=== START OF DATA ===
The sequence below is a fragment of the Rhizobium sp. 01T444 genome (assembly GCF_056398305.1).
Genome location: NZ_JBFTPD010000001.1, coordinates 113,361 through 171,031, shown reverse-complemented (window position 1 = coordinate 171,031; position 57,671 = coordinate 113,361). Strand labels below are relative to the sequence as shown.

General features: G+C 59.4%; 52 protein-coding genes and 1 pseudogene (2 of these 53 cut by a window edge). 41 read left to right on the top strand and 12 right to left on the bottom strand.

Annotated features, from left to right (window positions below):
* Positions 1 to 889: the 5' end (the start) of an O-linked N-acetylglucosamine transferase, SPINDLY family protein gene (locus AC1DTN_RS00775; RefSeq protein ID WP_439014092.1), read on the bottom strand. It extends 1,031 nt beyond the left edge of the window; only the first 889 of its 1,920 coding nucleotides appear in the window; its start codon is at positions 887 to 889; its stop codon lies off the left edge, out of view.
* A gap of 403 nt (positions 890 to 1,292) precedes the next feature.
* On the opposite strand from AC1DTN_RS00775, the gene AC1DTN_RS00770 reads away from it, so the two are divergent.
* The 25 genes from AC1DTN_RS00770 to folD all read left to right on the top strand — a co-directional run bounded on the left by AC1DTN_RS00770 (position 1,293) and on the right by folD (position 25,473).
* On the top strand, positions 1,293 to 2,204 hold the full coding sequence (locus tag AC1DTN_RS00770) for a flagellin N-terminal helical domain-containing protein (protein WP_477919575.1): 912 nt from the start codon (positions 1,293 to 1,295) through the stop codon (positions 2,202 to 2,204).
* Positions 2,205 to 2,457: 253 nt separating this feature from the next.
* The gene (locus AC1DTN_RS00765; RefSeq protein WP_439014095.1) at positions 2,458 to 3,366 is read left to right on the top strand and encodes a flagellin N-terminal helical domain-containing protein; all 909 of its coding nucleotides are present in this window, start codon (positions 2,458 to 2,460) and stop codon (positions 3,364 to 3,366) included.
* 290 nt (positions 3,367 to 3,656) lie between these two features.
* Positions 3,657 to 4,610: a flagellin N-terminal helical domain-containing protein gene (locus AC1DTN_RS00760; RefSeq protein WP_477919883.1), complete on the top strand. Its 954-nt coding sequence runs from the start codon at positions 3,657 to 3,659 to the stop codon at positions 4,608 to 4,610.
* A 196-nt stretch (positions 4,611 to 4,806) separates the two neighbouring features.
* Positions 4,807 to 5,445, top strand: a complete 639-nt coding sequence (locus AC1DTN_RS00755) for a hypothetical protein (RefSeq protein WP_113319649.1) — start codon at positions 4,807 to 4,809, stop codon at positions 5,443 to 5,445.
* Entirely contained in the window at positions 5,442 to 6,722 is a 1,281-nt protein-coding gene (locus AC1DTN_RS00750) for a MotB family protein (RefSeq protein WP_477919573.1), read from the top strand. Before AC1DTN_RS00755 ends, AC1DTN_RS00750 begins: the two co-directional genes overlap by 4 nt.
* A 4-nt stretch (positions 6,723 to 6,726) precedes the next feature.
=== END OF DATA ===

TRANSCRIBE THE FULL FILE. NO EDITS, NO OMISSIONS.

The sequence below is a fragment of the Rhizobium sp. 01T444 genome (assembly GCF_056398305.1).
Genome location: NZ_JBFTPD010000001.1, coordinates 113,361 through 171,031, shown reverse-complemented (window position 1 = coordinate 171,031; position 57,671 = coordinate 113,361). Strand labels below are relative to the sequence as shown.

General features: G+C 59.4%; 52 protein-coding genes and 1 pseudogene (2 of these 53 cut by a window edge). 41 read left to right on the top strand and 12 right to left on the bottom strand.

Annotated features, from left to right (window positions below):
* Positions 1 to 889: the 5' end (the start) of an O-linked N-acetylglucosamine transferase, SPINDLY family protein gene (locus AC1DTN_RS00775; RefSeq protein ID WP_439014092.1), read on the bottom strand. It extends 1,031 nt beyond the left edge of the window; only the first 889 of its 1,920 coding nucleotides appear in the window; its start codon is at positions 887 to 889; its stop codon lies off the left edge, out of view.
* A gap of 403 nt (positions 890 to 1,292) precedes the next feature.
* On the opposite strand from AC1DTN_RS00775, the gene AC1DTN_RS00770 reads away from it, so the two are divergent.
* The 25 genes from AC1DTN_RS00770 to folD all read left to right on the top strand — a co-directional run bounded on the left by AC1DTN_RS00770 (position 1,293) and on the right by folD (position 25,473).
* On the top strand, positions 1,293 to 2,204 hold the full coding sequence (locus tag AC1DTN_RS00770) for a flagellin N-terminal helical domain-containing protein (protein WP_477919575.1): 912 nt from the start codon (positions 1,293 to 1,295) through the stop codon (positions 2,202 to 2,204).
* Positions 2,205 to 2,457: 253 nt separating this feature from the next.
* The gene (locus AC1DTN_RS00765; RefSeq protein WP_439014095.1) at positions 2,458 to 3,366 is read left to right on the top strand and encodes a flagellin N-terminal helical domain-containing protein; all 909 of its coding nucleotides are present in this window, start codon (positions 2,458 to 2,460) and stop codon (positions 3,364 to 3,366) included.
* 290 nt (positions 3,367 to 3,656) lie between these two features.
* Positions 3,657 to 4,610: a flagellin N-terminal helical domain-containing protein gene (locus AC1DTN_RS00760; RefSeq protein WP_477919883.1), complete on the top strand. Its 954-nt coding sequence runs from the start codon at positions 3,657 to 3,659 to the stop codon at positions 4,608 to 4,610.
* A 196-nt stretch (positions 4,611 to 4,806) separates the two neighbouring features.
* Positions 4,807 to 5,445, top strand: a complete 639-nt coding sequence (locus AC1DTN_RS00755) for a hypothetical protein (RefSeq protein WP_113319649.1) — start codon at positions 4,807 to 4,809, stop codon at positions 5,443 to 5,445.
* Entirely contained in the window at positions 5,442 to 6,722 is a 1,281-nt protein-coding gene (locus AC1DTN_RS00750) for a MotB family protein (RefSeq protein WP_477919573.1), read from the top strand. Before AC1DTN_RS00755 ends, AC1DTN_RS00750 begins: the two co-directional genes overlap by 4 nt.
* A 4-nt stretch (positions 6,723 to 6,726) precedes the next feature.